A few weeks ago, one of the most anticipated projects in the virtual currency was launched. Ethereum marks a milestone in the history of Bitcoin and digital currency, as this project raised over US$10m in funding before a single piece of code was delivered. One year after that fundraising, Ethereum was unveiled to the public, even though there was still a lot of work to be done.
Ethereum Launch – A Work in Progress
Once Ethereum was released to the public, it became quite clear there was still a lot of work to be done. During the first few days, there was no graphical user interface for the Ethereum client whatsoever. Enthusiasts who own a computer running Windows, Mac OS or Linux still had quite a bit of compiling to do, which sometimes involved installing additional software that would only be used once.
To top it all off, the initial launch was not bug-free either. Ethereum users suffered from compromised private keys and a fix was released after a few days. Luckily for all parties involved, no major amount of coins were stolen during the process. A ton of negative press is the last thing that an anticipated virtual currency project needed.
As you would come to expect, Ethereum saw a lot of trading action across a variety of exchanges. Not all of these exchanges seemed to be playing by the same rules, as certain user groups were able to trade Either back and forth before others could do so. An initial dump of coins and value ensued, which stabilized in the following days.
Ever since that time, it has been relatively quiet as far as Ethereum has been concerned. The developers have been putting a lot of time and effort into further finalizing the software for their users, as well as finish up some earlier announced projects. One of those projects is an open source Ethereum mining pool, which is now available for everyone in the world.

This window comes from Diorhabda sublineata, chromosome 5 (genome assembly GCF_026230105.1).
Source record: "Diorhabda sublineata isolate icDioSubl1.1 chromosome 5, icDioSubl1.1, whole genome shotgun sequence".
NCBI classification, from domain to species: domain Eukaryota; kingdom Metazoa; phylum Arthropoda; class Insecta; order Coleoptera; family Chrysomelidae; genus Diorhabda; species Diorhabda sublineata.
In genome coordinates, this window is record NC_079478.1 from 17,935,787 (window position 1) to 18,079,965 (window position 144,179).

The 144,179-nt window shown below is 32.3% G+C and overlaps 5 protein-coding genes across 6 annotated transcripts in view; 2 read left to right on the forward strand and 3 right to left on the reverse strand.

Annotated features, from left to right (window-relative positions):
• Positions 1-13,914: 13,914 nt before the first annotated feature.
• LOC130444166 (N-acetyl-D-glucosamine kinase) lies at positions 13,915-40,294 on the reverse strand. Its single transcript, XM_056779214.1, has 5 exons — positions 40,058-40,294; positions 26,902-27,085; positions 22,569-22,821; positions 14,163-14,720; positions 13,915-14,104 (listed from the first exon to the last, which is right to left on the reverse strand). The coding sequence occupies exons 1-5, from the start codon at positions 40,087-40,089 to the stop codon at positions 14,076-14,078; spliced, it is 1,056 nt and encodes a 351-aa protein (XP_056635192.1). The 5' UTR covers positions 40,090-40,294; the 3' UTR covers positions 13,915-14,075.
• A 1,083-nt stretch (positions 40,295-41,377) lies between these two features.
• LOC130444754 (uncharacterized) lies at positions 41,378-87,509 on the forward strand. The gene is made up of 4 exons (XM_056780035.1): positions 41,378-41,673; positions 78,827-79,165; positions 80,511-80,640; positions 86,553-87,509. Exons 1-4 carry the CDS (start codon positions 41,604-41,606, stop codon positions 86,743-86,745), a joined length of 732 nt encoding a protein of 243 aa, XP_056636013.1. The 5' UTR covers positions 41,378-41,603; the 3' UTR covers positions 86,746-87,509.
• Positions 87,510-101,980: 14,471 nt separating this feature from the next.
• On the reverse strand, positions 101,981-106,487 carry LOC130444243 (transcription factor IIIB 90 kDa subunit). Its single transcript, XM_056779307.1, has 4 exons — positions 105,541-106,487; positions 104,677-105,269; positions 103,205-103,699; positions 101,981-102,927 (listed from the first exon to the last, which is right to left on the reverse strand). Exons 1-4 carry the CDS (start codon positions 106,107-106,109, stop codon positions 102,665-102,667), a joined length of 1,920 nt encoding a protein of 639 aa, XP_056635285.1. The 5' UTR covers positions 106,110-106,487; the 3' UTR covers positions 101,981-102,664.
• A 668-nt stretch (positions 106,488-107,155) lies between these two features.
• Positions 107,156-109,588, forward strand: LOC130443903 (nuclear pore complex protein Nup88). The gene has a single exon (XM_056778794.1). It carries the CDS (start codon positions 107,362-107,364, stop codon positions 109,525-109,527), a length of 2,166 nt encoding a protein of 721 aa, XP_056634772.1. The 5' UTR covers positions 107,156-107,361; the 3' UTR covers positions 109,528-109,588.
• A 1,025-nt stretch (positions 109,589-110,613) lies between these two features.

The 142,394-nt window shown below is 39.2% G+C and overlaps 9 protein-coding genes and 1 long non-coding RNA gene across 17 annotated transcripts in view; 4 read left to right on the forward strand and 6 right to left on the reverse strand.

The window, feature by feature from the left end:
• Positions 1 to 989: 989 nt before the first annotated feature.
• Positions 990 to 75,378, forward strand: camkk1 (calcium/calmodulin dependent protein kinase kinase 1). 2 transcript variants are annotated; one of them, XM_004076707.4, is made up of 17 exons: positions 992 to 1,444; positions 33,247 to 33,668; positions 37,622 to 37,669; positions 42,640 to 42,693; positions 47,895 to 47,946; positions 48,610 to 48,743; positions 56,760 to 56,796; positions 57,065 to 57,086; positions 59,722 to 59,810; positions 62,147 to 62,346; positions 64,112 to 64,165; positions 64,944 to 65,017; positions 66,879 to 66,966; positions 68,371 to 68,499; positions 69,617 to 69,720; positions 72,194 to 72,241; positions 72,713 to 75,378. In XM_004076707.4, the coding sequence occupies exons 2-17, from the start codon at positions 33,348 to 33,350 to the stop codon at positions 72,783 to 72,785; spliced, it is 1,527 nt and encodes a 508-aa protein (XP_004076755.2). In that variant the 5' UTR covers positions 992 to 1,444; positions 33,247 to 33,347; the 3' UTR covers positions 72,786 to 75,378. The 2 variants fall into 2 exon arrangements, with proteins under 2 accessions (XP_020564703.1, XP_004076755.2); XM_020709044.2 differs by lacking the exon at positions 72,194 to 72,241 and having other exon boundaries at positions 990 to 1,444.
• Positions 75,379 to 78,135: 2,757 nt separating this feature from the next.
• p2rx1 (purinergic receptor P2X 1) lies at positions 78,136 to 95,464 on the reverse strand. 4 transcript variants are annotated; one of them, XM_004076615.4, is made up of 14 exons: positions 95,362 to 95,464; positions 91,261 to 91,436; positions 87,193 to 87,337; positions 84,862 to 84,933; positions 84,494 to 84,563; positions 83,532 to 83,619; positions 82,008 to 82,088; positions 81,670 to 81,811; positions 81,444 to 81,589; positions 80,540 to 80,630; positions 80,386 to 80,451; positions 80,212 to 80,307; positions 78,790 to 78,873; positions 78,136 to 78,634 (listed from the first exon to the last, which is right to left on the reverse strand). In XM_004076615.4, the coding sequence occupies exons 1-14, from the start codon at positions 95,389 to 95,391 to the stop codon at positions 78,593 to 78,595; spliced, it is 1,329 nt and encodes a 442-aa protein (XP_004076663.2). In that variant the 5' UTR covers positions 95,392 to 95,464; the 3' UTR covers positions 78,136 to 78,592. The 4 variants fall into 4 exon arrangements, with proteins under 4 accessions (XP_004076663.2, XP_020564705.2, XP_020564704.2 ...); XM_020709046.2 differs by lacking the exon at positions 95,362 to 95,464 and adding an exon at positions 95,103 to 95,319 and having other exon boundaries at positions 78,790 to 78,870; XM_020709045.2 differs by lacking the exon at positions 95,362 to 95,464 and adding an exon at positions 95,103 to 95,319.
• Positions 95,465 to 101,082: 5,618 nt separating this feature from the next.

Etherchain – Open Source Pooled Mining for Ethereum
It is important to note that the product released by Etherchain is not a full mining pool in the traditional sense. This collection of code will sort out work distribution and share validation, but reward calculation and payments are not available at the time of publication. Similar to the Ethereum release itself, Etherchain is a work in progress, which community members can experiment with to their heart’s content.
That being said, there is a strong possibility for integrating Etherchain with existing mining pool software. But there are some limitations to keep in mind when experimenting with Etherchain, as the project can only process roughly 600 workers at 30% CPU utilization and 70MB ram usage.
Early testing of Etherchain yielded positive results, as the open source mining pool is playing well with both Geth and Eth clients. In the end, this rudimentary piece of code is a proper starting point for anyone involved in the Ethereum ecosystem and starting a mining pool should not be overly complicated at this time.
A full installation guide for Ubuntu 14.04 users can be found on the Etherchain Github page. The entire setup process seems to be very straightforward and Linux enthusiasts will have some form of mining pool up within an hour or less. More improvements and pull requests will be showing up over the next few weeks and months, once more people get acquainted with the Etherchain project.
Images courtesy of Ethereum, Etherchain